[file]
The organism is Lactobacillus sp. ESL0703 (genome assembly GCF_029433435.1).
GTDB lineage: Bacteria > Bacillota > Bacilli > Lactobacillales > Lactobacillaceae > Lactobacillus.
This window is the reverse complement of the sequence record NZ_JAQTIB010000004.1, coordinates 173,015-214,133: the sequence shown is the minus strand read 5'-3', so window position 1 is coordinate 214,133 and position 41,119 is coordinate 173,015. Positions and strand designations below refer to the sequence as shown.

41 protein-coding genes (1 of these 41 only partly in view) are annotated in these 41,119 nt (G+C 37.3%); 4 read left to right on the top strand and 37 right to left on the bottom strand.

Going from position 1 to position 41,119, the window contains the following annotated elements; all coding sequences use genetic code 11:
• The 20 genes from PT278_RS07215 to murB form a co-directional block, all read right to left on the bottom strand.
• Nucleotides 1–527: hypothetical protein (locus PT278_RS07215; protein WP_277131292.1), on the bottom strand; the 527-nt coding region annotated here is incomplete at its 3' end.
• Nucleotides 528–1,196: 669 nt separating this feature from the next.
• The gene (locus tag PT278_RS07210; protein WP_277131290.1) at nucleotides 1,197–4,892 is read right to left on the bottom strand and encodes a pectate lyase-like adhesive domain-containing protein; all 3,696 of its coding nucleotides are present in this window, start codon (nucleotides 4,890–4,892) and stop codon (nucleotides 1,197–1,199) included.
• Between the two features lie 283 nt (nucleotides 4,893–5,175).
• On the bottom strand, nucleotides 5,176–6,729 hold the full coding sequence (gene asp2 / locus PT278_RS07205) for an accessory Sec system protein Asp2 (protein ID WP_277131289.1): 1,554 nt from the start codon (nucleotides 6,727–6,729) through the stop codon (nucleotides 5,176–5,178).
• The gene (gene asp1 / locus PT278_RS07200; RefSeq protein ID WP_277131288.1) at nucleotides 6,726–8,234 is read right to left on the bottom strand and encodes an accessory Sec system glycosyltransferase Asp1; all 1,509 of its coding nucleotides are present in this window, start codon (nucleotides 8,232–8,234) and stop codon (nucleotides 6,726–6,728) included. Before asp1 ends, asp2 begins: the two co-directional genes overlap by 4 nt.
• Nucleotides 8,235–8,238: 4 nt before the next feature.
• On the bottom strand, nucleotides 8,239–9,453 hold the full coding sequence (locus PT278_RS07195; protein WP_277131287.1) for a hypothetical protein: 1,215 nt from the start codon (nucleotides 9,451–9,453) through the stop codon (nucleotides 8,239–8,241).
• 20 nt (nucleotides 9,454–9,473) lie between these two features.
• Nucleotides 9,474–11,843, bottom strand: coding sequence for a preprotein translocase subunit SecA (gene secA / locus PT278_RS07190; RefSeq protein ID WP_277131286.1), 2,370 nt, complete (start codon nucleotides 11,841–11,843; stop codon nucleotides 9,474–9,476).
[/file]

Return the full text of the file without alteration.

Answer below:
The organism is Lactobacillus sp. ESL0703 (genome assembly GCF_029433435.1).
GTDB lineage: Bacteria > Bacillota > Bacilli > Lactobacillales > Lactobacillaceae > Lactobacillus.
This window is the reverse complement of the sequence record NZ_JAQTIB010000004.1, coordinates 173,015-214,133: the sequence shown is the minus strand read 5'-3', so window position 1 is coordinate 214,133 and position 41,119 is coordinate 173,015. Positions and strand designations below refer to the sequence as shown.

41 protein-coding genes (1 of these 41 only partly in view) are annotated in these 41,119 nt (G+C 37.3%); 4 read left to right on the top strand and 37 right to left on the bottom strand.

Going from position 1 to position 41,119, the window contains the following annotated elements; all coding sequences use genetic code 11:
• The 20 genes from PT278_RS07215 to murB form a co-directional block, all read right to left on the bottom strand.
• Nucleotides 1–527: hypothetical protein (locus PT278_RS07215; protein WP_277131292.1), on the bottom strand; the 527-nt coding region annotated here is incomplete at its 3' end.
• Nucleotides 528–1,196: 669 nt separating this feature from the next.
• The gene (locus tag PT278_RS07210; protein WP_277131290.1) at nucleotides 1,197–4,892 is read right to left on the bottom strand and encodes a pectate lyase-like adhesive domain-containing protein; all 3,696 of its coding nucleotides are present in this window, start codon (nucleotides 4,890–4,892) and stop codon (nucleotides 1,197–1,199) included.
• Between the two features lie 283 nt (nucleotides 4,893–5,175).
• On the bottom strand, nucleotides 5,176–6,729 hold the full coding sequence (gene asp2 / locus PT278_RS07205) for an accessory Sec system protein Asp2 (protein ID WP_277131289.1): 1,554 nt from the start codon (nucleotides 6,727–6,729) through the stop codon (nucleotides 5,176–5,178).
• The gene (gene asp1 / locus PT278_RS07200; RefSeq protein ID WP_277131288.1) at nucleotides 6,726–8,234 is read right to left on the bottom strand and encodes an accessory Sec system glycosyltransferase Asp1; all 1,509 of its coding nucleotides are present in this window, start codon (nucleotides 8,232–8,234) and stop codon (nucleotides 6,726–6,728) included. Before asp1 ends, asp2 begins: the two co-directional genes overlap by 4 nt.
• Nucleotides 8,235–8,238: 4 nt before the next feature.
• On the bottom strand, nucleotides 8,239–9,453 hold the full coding sequence (locus PT278_RS07195; protein WP_277131287.1) for a hypothetical protein: 1,215 nt from the start codon (nucleotides 9,451–9,453) through the stop codon (nucleotides 8,239–8,241).
• 20 nt (nucleotides 9,454–9,473) lie between these two features.
• Nucleotides 9,474–11,843, bottom strand: coding sequence for a preprotein translocase subunit SecA (gene secA / locus PT278_RS07190; RefSeq protein ID WP_277131286.1), 2,370 nt, complete (start codon nucleotides 11,841–11,843; stop codon nucleotides 9,474–9,476).